Soli Deo gloria
DISCLAIMER: I do NOT own the Hunger Games. Here's a little something with characters I haven't really written about. Enjoy!
~ Johanna Mason's point of view ~
I wonder how Snow feels now, trapped in his own home. The way that he's made us feel for years? Probably. I'm hoping. Serves him right. Giving him a taste of his own medicine might do him some good before he's killed on national TV.
Coin's called us to some sort of meeting in one of the rooms in the large mansion. I get there first, and of course there's nobody else there. Katniss's been the meaning of a mental breakdown. Even worse than I am in water. She's been here for weeks, and all that Haymitch says she's done is walk the halls. What else it there to do, though? Being in a war, sometimes your head needs time to wrap around things.
Annie's been a mess ever since Finnick was taken down by those mutts. I had tried getting my name in the bucket to kill President Snow powered mainly by that, but Katniss and Coin's names were already at the top of the list. I'll get my chance though, sometime or other. Do something to those Capitol monsters who decided that hey, let's pull kids from the districts and make them kill each other. Sick form of entertainment.
I've been stalking the halls of his mansion ever since I arrived from District 13 this morning ago. Still wear my grey uniform. The color sucks. The walls remind me of the walls of my torture chamber. The sinks here are massive. I stay away from them as much as possible. I grew up in District 7, the place of the trees and outdoors. Won't kill me to not wash my hands.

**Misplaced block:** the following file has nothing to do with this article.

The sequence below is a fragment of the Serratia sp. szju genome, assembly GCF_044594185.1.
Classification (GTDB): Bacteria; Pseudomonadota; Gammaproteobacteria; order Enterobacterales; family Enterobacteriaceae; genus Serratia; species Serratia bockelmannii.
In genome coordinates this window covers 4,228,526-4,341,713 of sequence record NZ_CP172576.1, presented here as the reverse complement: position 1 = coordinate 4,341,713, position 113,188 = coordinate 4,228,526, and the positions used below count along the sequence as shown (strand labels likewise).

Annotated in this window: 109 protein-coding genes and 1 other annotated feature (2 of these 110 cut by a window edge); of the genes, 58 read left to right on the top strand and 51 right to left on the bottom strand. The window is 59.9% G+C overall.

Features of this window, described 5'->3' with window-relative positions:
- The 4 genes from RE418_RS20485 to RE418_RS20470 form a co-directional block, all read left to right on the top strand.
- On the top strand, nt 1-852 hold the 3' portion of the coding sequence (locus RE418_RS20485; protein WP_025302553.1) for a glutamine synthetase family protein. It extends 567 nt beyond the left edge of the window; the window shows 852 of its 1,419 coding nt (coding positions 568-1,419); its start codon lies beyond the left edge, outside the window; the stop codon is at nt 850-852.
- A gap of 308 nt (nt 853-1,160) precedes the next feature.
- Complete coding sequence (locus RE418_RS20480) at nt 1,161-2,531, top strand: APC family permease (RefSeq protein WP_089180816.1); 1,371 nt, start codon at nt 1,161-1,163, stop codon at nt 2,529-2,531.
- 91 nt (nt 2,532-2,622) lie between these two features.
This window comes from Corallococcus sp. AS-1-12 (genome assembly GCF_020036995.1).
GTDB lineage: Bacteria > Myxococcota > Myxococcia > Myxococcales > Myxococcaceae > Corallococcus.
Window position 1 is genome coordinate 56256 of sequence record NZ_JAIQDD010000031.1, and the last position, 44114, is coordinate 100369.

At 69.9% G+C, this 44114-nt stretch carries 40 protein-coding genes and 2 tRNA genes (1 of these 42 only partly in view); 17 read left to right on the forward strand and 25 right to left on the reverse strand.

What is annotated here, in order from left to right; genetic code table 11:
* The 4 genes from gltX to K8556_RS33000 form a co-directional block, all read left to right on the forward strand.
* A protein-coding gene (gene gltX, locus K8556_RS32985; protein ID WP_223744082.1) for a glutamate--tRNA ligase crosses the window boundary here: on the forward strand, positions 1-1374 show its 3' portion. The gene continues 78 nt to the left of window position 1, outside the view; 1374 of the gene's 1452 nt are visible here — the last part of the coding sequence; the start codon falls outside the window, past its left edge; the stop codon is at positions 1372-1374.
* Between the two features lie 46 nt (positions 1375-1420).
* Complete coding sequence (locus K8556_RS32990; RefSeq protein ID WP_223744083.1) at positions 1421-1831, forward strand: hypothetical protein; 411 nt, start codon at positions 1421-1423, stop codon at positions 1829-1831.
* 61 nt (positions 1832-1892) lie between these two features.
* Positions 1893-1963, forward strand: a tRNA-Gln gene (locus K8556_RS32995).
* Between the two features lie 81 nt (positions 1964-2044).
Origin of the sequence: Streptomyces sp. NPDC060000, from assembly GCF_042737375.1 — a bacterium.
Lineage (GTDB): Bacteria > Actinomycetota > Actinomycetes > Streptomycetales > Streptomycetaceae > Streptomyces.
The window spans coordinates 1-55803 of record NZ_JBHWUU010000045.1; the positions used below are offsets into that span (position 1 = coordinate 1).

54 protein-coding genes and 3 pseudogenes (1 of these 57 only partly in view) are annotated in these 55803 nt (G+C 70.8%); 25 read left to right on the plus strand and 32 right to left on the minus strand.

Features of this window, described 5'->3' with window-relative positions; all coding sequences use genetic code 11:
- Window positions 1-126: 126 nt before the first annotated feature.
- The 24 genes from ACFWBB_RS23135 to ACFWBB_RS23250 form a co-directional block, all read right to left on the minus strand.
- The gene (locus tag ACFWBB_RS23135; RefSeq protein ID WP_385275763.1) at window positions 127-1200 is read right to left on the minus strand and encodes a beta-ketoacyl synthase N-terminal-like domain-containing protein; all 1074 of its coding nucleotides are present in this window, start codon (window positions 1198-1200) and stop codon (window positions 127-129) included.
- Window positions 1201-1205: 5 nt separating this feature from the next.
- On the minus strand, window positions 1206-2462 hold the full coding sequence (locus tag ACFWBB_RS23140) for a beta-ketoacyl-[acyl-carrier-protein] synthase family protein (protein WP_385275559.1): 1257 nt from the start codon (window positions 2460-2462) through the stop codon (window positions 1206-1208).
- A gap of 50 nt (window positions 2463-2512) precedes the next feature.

Sometimes out of the corner of my eye I see Katniss. She looks bad. We all look bad. My hair's nearly half an inch long now, but the scars stay. I don't mind. Scars show everyone that the Capitol tried to break me, and they failed in their attempt. Their failure will be shown for all who see me. Battle scars that can't be tampered by those disgusting, fleeting Capitol prep teams. Ick. I'd rather clean a ditch than be with any of them.
Entering the room, there's a sofa. I flounce onto to it, not even caring if I break the thing or not. It's not like it's mine. I don't care if it breaks. My bones hurt but I ignore them. I wipe at my eyes, which had heavy bags under them. For all the time I have had to spend in bed over all these months, I've never gotten enough sleep. I don't really care, though.